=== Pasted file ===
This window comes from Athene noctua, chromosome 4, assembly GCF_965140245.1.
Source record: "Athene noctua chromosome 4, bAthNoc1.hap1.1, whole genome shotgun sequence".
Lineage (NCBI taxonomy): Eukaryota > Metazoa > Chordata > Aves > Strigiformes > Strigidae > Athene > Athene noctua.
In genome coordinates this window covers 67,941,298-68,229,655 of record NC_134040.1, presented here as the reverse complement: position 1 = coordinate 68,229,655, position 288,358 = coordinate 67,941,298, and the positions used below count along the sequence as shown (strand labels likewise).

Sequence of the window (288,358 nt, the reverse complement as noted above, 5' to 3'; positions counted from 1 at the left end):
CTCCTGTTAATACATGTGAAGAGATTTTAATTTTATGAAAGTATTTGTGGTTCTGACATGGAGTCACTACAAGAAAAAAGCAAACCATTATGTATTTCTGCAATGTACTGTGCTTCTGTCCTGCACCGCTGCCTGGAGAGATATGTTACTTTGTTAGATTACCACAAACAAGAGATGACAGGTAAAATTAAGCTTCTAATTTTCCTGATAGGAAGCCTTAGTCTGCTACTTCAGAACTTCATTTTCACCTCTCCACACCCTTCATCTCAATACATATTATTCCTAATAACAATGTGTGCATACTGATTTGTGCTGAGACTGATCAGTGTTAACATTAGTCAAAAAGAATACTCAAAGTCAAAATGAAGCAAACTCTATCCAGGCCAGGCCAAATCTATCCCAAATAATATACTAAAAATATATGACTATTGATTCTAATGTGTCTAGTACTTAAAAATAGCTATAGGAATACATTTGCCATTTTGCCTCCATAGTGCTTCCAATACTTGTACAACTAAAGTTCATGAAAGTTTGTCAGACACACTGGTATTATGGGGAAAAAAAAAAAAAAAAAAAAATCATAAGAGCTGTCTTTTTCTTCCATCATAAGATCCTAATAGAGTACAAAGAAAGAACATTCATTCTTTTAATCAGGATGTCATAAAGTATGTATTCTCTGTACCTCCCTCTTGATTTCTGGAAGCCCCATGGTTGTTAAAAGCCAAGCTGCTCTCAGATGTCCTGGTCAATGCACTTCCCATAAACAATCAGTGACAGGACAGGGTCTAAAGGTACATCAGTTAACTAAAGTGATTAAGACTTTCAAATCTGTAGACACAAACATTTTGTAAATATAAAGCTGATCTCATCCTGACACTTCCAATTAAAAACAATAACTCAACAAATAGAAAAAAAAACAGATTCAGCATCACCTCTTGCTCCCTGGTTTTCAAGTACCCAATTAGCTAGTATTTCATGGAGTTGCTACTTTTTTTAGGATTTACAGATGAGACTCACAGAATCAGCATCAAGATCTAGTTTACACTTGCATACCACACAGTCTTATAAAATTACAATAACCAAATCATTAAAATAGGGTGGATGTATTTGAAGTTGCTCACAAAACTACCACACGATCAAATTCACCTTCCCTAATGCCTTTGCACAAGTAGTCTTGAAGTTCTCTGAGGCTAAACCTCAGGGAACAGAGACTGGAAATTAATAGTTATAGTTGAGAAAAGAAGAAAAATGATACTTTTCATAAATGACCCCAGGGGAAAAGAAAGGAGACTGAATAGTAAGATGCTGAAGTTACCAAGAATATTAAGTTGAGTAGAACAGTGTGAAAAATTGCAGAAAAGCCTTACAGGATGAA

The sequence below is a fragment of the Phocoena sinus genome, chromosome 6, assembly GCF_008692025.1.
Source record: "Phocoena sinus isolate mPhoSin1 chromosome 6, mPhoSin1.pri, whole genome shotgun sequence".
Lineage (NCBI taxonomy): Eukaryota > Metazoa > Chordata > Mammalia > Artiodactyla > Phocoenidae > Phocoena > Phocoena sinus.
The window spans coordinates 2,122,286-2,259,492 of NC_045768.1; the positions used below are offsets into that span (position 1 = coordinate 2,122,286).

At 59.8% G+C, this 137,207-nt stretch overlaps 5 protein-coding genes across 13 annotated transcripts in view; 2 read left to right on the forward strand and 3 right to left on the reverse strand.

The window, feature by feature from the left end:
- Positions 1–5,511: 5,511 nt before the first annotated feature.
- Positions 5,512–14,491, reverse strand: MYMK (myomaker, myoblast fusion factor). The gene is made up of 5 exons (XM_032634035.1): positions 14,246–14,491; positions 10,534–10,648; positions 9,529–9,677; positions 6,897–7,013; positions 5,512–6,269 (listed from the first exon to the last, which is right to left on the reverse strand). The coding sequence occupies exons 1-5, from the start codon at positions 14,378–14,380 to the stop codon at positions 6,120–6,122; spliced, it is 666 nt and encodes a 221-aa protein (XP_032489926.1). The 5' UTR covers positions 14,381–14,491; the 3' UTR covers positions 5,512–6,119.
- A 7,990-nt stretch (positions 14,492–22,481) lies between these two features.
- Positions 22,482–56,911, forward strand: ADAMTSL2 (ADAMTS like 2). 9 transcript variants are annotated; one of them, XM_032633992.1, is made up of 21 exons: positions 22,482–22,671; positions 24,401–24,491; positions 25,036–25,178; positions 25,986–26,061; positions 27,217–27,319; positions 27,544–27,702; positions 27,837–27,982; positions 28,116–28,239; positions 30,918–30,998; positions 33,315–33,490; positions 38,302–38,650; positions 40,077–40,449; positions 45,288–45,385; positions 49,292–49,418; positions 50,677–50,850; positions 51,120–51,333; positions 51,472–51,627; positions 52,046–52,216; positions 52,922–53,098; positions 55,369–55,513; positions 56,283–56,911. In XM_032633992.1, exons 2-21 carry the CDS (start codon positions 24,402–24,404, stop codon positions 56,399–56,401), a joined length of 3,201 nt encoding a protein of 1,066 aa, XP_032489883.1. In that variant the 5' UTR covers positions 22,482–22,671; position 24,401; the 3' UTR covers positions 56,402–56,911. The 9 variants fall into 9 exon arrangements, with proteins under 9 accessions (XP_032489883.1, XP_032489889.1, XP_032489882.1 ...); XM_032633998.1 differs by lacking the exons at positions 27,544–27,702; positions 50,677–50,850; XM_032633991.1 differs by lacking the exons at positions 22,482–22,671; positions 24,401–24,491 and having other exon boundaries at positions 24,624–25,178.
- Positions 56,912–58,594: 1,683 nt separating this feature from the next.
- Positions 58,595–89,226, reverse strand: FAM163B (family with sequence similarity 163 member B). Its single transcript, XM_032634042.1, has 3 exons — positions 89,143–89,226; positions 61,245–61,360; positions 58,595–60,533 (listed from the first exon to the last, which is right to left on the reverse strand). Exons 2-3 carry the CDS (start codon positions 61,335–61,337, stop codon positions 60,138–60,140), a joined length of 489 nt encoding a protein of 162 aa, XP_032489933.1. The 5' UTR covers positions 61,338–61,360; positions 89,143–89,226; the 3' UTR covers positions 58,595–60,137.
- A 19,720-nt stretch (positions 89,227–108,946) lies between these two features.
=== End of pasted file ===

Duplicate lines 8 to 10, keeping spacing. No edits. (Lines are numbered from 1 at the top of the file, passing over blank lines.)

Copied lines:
Source record: "Phocoena sinus isolate mPhoSin1 chromosome 6, mPhoSin1.pri, whole genome shotgun sequence".
Lineage (NCBI taxonomy): Eukaryota > Metazoa > Chordata > Mammalia > Artiodactyla > Phocoenidae > Phocoena > Phocoena sinus.
The window spans coordinates 2,122,286-2,259,492 of NC_045768.1; the positions used below are offsets into that span (position 1 = coordinate 2,122,286).